A – IPv4 address record (the default)

  CNAME – Canonical name record for a DNS alias

  SOA – Start of authority record

  PTR – Pointer record for a domain name

  MX – Mail Exchanger record

  TXT – Text string

  AAAA – IPv6 address record

(For more information, see Customizing DNS Health Monitors.)

Domain name in the lookup request must be in the server’s database.

FTP

ACOS device sends an FTP login request to the specified port.

If anonymous login is not used, the username also must be spec­ified in the health check configu­ration.

Server replies with FTP OK message or Password message.

If the server sends the Password mes­sage, the ACOS device sends the pass­word specified in the health check configuration. In this case, the ACOS device expects the server to reply with another OK message.

Requested user name and password must be valid on the server.

HTTP / HTTPS

ACOS device sends an HTTP GET, HEAD, or POST request to the specified TCP port and URL.

  GET requests the entire page.

  HEAD requests only the meta-information in the header.

  POST attempts to write infor­mation to the server. For POST requests, you must specify the target field names and the val­ues to post. (For more informa­tion, see Configuring POST Requests in HTTP/HTTPS Health Monitors.)

If a user name and password are required to access the page, they also must be specified in the health check configuration.

By default, the real server’s IP address is placed in the request header’s Host: field. You can con­figure a different value if needed.

The following types of authenti­cation are supported: basic, digest and NT LAN Manager (NTLM) authentication. If you specify a username and pass­word, the health monitor will try to use basic authentication first. If this try succeeds, the authenti­cation process is complete. Oth­erwise, the health monitor will negotiate with the server to select another authentication method, and retry the health check using that authentication method.

For HTTPS health checks, the ACOS device encapsulates SSLv3, TLSv1, TLSv1.1, or TLSv1.2 hello messages within the SSLv2 hello messages by default. You can disable this encapsulation.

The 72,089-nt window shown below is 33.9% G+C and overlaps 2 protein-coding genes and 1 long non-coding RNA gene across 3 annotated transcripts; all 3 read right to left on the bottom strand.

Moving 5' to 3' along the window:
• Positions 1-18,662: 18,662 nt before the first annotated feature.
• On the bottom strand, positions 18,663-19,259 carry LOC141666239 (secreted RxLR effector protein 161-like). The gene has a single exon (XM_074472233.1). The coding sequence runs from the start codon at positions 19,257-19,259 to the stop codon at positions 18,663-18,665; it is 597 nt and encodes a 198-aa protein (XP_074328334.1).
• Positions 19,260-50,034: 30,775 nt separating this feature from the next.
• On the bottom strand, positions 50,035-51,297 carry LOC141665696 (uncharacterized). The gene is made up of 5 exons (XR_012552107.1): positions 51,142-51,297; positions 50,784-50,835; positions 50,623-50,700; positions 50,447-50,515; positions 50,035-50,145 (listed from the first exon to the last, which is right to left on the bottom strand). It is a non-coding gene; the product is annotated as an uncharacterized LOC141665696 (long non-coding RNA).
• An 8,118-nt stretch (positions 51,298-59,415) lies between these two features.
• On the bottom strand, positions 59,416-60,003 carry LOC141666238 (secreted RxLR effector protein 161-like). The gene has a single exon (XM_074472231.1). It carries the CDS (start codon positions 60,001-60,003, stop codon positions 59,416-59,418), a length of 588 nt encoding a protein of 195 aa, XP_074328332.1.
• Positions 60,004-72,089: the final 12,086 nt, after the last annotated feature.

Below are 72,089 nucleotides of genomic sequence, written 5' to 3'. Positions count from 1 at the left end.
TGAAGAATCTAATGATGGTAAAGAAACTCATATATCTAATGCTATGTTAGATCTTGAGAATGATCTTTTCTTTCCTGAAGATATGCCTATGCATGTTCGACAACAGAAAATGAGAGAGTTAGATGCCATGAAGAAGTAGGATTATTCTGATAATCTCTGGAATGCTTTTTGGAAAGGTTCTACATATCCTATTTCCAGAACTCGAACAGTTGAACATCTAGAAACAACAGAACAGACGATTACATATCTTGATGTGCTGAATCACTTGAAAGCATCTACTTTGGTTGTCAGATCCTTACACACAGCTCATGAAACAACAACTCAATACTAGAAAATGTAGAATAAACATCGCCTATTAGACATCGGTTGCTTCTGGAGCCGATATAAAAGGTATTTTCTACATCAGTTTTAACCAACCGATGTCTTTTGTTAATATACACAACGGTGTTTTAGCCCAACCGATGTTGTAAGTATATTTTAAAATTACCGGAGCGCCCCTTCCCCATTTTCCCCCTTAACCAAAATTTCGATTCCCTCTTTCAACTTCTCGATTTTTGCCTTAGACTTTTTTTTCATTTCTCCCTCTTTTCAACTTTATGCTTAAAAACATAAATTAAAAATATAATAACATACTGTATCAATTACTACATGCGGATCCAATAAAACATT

Server replies with OK message (200), by default. You can configure the response code(s) and record type required for a successful health check.

For GET requests, the server also must reply with the requested content or meta-information in the page header. The response must include the string specified in the Expect field on the ACOS device.

For HEAD requests, the ACOS device ignores the Expect field and only checks for the server reply message.

For POST operations, the data must be posted without error.

Requested page (URL) must be present on the server.

For GET requests, the string specified as the expected reply must be present.

For POST operations, the field names specified in the health check must be present on the requested page.

For HTTPS health checks, SSL support must be enabled on the server.

A certificate does not need to be installed on the ACOS device. ACOS always accepts the server certificate pre­sented by the server.

ICMP

ACOS device sends an ICMP echo request (ping) to the server.

The transparent option is appli­cable for testing the path from the ACOS device to a target device through an intermediate device.

Note: This is a Layer 3 health check only. Use the other method types to check the health of a specific application.

Server replies with an ICMP echo reply message.

Server must be configured to reply to ICMP echo requests.

IMAP

ACOS device sends an IMAP user login request with the specified user parameter.

Server replies with an OK message.

The ACOS device then sends the pass­word specified in the health check configuration. The ACOS device expects the server to reply with another OK message.

Requested user name and password must be valid on the server.

Kerberos

Depending on the method options used, a Kerberos health monitor can check accessibility to each of the following:

  Key Distribution Center (KDC) Ticket Granting Ticket (TGT) service – Tests ability to access the Kerberos server as a new client requesting a TGT.